Once the plastic was made, I headed to my room to cut my flowers.or so I thought.  Turns out, Spellbinders do not cut fused plastic.  It’s too thick.  This was the downfall of my plan and where I began to think I needed to post this project on Epic Fail vs. a Design Team Board.  (I have since discovered that a Sizzix® die will cut it, the Spellbinders® was just too thin.  If you have the Sizzix® rose or Tim Holtz Tattered Rose® die, it will work perfectly.  The Spellbinders® die DID imprint the shape, so I hand cut them.  Took a little bit of time, but they still turned out good.  A good pair of scissors will cut no problem.  I cut a total of 12 flowers, 2 of each size.  I used 9 of them for my flower. (This is a wonderful die, and well worth the $$.  It is very versatile, and easy to use.)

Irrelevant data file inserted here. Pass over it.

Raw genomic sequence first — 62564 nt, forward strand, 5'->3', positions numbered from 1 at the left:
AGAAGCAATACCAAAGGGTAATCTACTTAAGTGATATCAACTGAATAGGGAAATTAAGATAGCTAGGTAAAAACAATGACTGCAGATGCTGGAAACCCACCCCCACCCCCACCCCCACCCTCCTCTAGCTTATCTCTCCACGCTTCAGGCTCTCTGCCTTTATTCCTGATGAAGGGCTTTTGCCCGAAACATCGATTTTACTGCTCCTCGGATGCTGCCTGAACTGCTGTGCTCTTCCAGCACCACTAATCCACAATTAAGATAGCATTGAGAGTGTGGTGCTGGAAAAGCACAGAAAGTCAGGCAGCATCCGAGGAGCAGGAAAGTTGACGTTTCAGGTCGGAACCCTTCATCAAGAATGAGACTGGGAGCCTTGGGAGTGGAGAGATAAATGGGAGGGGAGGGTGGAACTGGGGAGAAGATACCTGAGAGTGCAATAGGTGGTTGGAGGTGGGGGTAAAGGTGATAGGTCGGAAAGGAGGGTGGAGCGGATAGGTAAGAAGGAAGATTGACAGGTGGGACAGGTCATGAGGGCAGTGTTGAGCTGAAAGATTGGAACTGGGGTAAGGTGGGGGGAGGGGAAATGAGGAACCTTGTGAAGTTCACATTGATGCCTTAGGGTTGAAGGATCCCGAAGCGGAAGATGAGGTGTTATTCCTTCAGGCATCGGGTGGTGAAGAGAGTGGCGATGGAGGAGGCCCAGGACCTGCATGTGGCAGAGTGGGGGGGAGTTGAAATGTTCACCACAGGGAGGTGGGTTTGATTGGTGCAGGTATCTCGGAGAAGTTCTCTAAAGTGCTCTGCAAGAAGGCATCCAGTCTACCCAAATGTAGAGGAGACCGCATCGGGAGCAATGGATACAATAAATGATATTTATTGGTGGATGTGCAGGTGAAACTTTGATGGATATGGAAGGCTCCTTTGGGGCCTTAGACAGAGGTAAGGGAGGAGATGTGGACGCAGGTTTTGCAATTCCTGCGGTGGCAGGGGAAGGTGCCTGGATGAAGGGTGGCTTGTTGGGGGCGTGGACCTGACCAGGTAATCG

From there, I used my Tim Holtz® script stamp and embossed each flower with black embossing powder.  During the embossing process, I learned that my heatgun was hot enough to limber the fused plastic, which I took advantage of when shaping the petals.  To shape the petals, I used my heat gun to heat the flower enough to be manipulated, then curled the petals and held them while they cooled.  Fused plastic can be shaped like paper petals, but will relax over time.  Using the heat and cool method will allow the flower to hold its shape, making it a very durable embellishment.  When I shaped the petals, some of the embossing powder flaked offthis actually added to the “grungy” character of the rose.